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Location: Vilonia, Arkansas - Zone 7B/8A stoney, sandy loam soil pH 6.5
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I always save seeds from our heirloom vegetables, I choose the largest, best quality fruits for seed saving, not always the first to ripen.
Genetically it does not matter when the fruit forms, all that matters is that the plant produced fruits earlier (if that's what you want for subsequent plants), which fruit you harvest seeds from is just personal choice.
If you were looking for frost resistance then the plant that exhibited that trait would be the one to save seeds from.
Plant characteristics are genetic not depended upon which setting of fruit you got the seeds from, if you saved the last fruit's seeds from an early producing plant, the subsequent plants grown from those seeds will be early producers too.
What matters is that you don't get cross breeding that you don't want, this is taken care of by distance or by hand pollination and covers.
 
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We get so many volunteer cherry tomato plants coming up every year that they tend to self-select for early season genetics.  Whatever the first plants are that pop out of the ground are the ones that are allowed to grow.  In the weeks and months that follow, we'll get hundreds more, but those tend to get pulled out and put into the compost pile.  So year after year, it's the earliest season plants that get to stay.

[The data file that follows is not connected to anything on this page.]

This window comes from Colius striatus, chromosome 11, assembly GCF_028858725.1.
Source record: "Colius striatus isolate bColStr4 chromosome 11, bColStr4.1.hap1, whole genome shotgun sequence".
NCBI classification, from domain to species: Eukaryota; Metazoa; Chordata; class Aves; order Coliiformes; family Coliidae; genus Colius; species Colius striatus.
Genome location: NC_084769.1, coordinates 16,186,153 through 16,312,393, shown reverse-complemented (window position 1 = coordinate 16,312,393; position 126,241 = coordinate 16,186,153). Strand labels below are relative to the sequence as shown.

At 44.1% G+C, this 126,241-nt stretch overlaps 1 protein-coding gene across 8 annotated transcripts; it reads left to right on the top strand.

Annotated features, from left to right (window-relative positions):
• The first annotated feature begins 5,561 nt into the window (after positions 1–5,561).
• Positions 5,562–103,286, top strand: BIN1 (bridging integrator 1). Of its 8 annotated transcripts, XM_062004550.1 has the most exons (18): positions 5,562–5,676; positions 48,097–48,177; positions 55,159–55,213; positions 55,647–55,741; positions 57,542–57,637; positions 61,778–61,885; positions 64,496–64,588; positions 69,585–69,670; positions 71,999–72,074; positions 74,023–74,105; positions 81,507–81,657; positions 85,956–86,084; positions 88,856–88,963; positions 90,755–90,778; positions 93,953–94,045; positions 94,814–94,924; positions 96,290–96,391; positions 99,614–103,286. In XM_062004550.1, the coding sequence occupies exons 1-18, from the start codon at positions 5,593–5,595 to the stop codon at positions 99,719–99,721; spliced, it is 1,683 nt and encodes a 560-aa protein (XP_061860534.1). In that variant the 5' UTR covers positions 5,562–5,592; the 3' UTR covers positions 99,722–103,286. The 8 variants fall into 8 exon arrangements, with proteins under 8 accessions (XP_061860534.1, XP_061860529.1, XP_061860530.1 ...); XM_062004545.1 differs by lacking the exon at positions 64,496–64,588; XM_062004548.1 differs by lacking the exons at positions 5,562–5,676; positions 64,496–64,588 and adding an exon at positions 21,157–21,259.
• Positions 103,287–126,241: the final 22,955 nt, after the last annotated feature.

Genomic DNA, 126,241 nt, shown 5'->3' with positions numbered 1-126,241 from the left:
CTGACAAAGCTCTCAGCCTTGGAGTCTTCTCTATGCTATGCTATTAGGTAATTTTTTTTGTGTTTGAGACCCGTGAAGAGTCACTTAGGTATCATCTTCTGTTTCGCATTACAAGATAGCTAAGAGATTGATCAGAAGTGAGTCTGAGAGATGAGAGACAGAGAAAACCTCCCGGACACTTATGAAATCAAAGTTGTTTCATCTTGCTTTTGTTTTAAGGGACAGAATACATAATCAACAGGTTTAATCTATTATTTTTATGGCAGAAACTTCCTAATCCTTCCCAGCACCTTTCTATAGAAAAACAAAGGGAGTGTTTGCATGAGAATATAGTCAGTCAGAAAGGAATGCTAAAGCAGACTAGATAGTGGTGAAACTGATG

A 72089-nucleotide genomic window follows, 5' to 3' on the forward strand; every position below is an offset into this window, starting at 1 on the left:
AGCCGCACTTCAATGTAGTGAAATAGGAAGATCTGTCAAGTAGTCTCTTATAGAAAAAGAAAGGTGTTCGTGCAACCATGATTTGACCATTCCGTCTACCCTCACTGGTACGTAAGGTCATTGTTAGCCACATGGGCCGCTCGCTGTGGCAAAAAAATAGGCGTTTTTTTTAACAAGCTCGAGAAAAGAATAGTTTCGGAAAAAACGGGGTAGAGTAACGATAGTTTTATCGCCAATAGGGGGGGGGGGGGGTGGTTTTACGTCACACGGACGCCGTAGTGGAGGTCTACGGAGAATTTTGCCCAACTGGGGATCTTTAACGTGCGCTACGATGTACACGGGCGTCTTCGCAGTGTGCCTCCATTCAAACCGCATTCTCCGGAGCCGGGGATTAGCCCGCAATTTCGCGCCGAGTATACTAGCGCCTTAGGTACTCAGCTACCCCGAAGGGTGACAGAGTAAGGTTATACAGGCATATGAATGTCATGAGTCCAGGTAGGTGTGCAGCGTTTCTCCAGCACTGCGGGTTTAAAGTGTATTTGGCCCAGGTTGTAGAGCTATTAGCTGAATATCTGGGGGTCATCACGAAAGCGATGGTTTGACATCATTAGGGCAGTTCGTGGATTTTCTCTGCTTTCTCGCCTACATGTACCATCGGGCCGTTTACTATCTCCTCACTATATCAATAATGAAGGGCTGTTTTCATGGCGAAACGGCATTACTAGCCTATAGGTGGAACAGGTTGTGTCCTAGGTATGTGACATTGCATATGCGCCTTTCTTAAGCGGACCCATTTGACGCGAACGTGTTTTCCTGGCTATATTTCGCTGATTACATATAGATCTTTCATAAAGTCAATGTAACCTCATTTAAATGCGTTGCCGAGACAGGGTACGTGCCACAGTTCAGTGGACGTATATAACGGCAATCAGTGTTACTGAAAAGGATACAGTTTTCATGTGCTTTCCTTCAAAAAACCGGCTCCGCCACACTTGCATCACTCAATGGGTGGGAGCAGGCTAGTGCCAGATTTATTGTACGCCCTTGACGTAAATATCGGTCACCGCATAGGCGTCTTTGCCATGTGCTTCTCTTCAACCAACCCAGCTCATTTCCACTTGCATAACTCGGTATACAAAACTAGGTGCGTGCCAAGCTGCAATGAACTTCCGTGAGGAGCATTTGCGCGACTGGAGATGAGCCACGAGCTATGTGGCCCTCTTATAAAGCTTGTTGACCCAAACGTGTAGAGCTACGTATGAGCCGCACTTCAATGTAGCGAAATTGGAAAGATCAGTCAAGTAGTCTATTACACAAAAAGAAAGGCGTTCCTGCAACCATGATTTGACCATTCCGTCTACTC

If you're collecting seed from hybrid tomatoes, you won't get a true-to-type plant the next season.  Even heirloom tomatoes may not produce the same variety.  I just buy new seeds every year.  For 5 bucks, I'm sure of what I'm getting and you'll have enough seed to start a small forest of plants.  The only type of tomato I don't buy seed for is cherry tomatoes because they are like weeds, popping up everywhere.  I think that some of that is because the chickens eat them and them "distribute" the seeds wherever they roam and poop.

The way I save tomato seeds (when I do) is to simply cut the tomato in half, and bang it onto a paper towel.  All the tomato goo comes out.  Smear that across the paper towel and let it dry.  When you go to plant, just rip the paper towel into small pieces and bury the seed & towel all together.  That's the lazy method, which works just fine.

If you want clean seeds without them sticking to the towel, (like store-bought seeds) scoop the seeds and goo out of a ripe tomato and put them into a drinking glass with a cup or so of water.  Let it sit for 3 days on the counter-top until it starts to get a bit funky/fermented.  Swirl the seeds around and then hold the glass under the faucet (low pressure -- just a mild trickle) and flush out the glass.  The seeds will sink to the bottom while the tomato goo will flush out with the rinse water.  Rinse them carefully until it's just the seeds and clean water in the glass.
Dry them on a piece of paper.  The seeds come out perfectly clean and will germinate well next growing season.